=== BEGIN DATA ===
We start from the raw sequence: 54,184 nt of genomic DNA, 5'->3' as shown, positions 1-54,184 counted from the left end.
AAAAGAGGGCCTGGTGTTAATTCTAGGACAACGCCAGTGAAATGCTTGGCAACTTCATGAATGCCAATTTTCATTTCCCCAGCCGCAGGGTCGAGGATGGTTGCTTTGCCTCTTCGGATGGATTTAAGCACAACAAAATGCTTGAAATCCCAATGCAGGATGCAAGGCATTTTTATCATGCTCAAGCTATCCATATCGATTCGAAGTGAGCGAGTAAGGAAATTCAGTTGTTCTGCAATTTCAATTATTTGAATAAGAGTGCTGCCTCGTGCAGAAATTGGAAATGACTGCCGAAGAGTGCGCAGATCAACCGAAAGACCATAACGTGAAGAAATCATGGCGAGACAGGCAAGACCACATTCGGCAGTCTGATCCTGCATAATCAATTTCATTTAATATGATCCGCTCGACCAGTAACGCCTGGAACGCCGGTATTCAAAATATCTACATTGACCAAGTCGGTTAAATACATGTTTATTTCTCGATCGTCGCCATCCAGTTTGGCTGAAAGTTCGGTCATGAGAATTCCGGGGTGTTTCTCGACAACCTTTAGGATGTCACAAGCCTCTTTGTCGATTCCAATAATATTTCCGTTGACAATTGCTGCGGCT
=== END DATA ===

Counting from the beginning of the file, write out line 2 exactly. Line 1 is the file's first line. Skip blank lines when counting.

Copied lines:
AAAAGAGGGCCTGGTGTTAATTCTAGGACAACGCCAGTGAAATGCTTGGCAACTTCATGAATGCCAATTTTCATTTCCCCAGCCGCAGGGTCGAGGATGGTTGCTTTGCCTCTTCGGATGGATTTAAGCACAACAAAATGCTTGAAATCCCAATGCAGGATGCAAGGCATTTTTATCATGCTCAAGCTATCCATATCGATTCGAAGTGAGCGAGTAAGGAAATTCAGTTGTTCTGCAATTTCAATTATTTGAATAAGAGTGCTGCCTCGTGCAGAAATTGGAAATGACTGCCGAAGAGTGCGCAGATCAACCGAAAGACCATAACGTGAAGAAATCATGGCGAGACAGGCAAGACCACATTCGGCAGTCTGATCCTGCATAATCAATTTCATTTAATATGATCCGCTCGACCAGTAACGCCTGGAACGCCGGTATTCAAAATATCTACATTGACCAAGTCGGTTAAATACATGTTTATTTCTCGATCGTCGCCATCCAGTTTGGCTGAAAGTTCGGTCATGAGAATTCCGGGGTGTTTCTCGACAACCTTTAGGATGTCACAAGCCTCTTTGTCGATTCCAATAATATTTCCGTTGACAATTGCTGCGGCT